The Pan-Am Champs was such an amazing experience; it was also a whirlwind of an adventure and a wham-bam kind of trip. Fortunately, I only had to take 3 days off of work for the trip which, when you have a limited number of vacation days, is a big deal. However, this meant that the aftermath was a bit stressful. I arrived back home on a Tuesday morning in the middle of a snowstorm and I hit the ground running. I’m gonna throw myself a little pity party here (no RSVP required)…that week was a bit rough-trying to get back in the swing of things at ‘the office’ while also recovering from epic travel and not to mention a pretty tough race…I just put my head down and put one foot in front of the other. I was just getting back into the swing of things, when it was time to pack up and head to Monterey, California for the Sea Otter Classic where I would be racing short track on Friday and cross country on Saturday. I’m a creature of habit who thrives on having a daily routine, so I was a bit out of my comfort zone with this variability. Turns out that this turns me into a bit of a basket case.
I arrived in California on Thursday morning, and after spending an hour or so wondering why my trusty iPhone maps app wasn’t working (it was set to the “walking” directions setting, exhibit A for me being at less than 100% of mental capacity), I made it to the Laguna Seca race venue. I got kitted up and headed out for a pre-ride. And, promptly got lost. I wanted to ride a specific route that would give me a chance to see the beginning and end of the course, while not having to ride the full 20 mile lap (strictly forbidden based on coach’s orders!). However, I couldn’t find the correct turn off and ended up spending way more time on my bike than I intended AND I didn’t get to pre-ride the finishing section. Additional evidence for the extent of basketcase-ness I was experiencing. If I had been on my own, I probably would have been bummed out and frustrated. However, my parents had decided to visit beautiful Monterey and also support me for this race. So, instead of dwelling on my failed pre-ride I got to go out and eat a great dinner with my folks. It was just what I needed to get back into a positive state.
The next morning was the short track race. In summary, I had no call-up which meant I started at the back, but I had a pretty good start and managed to weasel through some starting lap pile-ups and work my way into the top 15. I spent a few laps busting my A$$ trying to chase down a large group in front of me only to realize that I was doing all the work for 3-4 riders who were just sitting on my wheel. I sat up a bit and they went around-ahhh, SO much easier when you’re drafting behind someone. A few more tactical errors on my part prevented me from making contact with my target group and I ended up finishing on my own in 13th place. While a bit disappointed in the place, I was encouraged by how I felt and that I was in the mix.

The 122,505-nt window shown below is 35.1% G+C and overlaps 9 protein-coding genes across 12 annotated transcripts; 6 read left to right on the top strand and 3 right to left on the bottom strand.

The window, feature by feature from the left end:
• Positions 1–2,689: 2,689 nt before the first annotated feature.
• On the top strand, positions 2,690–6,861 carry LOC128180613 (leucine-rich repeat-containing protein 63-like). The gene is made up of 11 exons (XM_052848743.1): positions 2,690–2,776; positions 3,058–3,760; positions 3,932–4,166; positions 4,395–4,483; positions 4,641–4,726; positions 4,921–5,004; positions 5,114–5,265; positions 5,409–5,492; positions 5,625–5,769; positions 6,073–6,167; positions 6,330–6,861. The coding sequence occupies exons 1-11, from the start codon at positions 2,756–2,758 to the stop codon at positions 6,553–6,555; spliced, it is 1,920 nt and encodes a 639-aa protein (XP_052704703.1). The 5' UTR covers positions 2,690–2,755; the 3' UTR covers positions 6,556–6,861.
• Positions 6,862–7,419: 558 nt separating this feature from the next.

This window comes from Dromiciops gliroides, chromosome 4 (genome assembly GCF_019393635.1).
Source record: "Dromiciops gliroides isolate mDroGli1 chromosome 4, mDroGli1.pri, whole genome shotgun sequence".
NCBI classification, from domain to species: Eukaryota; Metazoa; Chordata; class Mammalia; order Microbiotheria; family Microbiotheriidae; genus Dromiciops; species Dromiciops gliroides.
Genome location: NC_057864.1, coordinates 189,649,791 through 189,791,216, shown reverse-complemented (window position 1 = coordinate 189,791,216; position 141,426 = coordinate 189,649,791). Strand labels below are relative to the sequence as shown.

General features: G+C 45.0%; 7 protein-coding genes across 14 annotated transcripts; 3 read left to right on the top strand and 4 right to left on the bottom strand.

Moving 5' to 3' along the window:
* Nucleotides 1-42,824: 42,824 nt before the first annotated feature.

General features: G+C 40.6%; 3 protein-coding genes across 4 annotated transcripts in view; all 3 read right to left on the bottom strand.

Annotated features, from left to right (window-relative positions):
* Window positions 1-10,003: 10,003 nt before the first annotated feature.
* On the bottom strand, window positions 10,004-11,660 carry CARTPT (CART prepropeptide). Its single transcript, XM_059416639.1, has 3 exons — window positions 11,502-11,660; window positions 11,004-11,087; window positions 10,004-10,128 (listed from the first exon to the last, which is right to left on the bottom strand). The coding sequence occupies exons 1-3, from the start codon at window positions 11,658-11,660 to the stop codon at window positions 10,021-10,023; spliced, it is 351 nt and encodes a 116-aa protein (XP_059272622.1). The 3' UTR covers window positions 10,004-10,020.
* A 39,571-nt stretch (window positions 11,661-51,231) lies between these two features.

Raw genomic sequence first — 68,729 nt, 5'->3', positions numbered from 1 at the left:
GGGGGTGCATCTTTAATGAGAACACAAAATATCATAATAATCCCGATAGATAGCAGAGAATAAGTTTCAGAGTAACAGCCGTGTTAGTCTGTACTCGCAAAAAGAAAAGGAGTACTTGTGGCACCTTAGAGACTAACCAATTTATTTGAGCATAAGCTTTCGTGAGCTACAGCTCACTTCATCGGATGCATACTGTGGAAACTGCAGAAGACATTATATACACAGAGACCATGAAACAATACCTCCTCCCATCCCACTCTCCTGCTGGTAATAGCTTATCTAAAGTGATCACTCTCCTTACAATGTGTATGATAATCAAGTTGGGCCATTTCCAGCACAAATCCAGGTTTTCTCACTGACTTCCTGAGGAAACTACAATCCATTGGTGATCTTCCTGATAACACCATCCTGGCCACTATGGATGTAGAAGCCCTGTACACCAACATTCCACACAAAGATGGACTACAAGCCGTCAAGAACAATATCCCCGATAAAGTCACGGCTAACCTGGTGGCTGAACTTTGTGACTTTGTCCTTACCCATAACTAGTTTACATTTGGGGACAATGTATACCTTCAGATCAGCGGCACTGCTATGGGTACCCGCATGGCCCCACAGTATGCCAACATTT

See me? Nope, I didn't think so. Evidence of my non-existent start position. That's ok! I made up for it!

Dad congratulating me on a strong race. He had no voice left after cheering for me!

After the race I decided to give my legs an ice bath by taking a dip in the Pacific Ocean. It was cold, beautiful, and good for my soul. Another great dinner with my folks and it was bedtime.
Saturday was the cross country race and I wasn’t sure what to expect…mainly because the field was stacked and I wasn’t very familiar with the course. Doh! Due to race traffic, it took twice as long for me to get to the venue than I planned. So, in a panicked state I quickly hopped on my bike and frantically tried to find some road to warm up on. I ended up just riding the starting section over and over again for 40 minutes which actually worked out ok. Then, it was time to go!
This post is already too long, so I’m going to wrap it up. The cross-country race went ok. It was a solid race for me physically ( I think, although I can’t confirm because I lost my Garmin during the trip. Damn me and this ditzy state of consciousness!), but mentally I wasn’t as present as I would have liked to have been. I didn’t have the mental tenacity that it takes to push through and/or strategize during the race. I made stupid mistakes, I forgot to eat, and I significantly slowed down when I was by myself…the only thing that got me to the finish line was repeating a mindless mantra over and over again. I made the mistake of telling a friend my ‘mindless motivating mantra’ and they are still making fun of me, so I won’t include it here. My parents were out on the course in the absolute perfect spots and they provided additional motivation to keep the wheels rolling. I ended up finishing 14th. Again, happy with how I felt, but also confident that I can do better!

A long, windy finishing stretch. You can imagine the mental fortitude required to keep those wheels rolling...

It took a few days for me to recover physically and mentally. But, after a week back in the ‘grind’ I’m starting to feel pretty good. I’ve gotten some refreshing (i.e. tough) training rides under my belt and am looking forward to a few local races to stretch the legs a bit, and then it’s on to the next adventure! I am so excited to be racing in my first European World Cups! I can’t believe I leave in less than two weeks!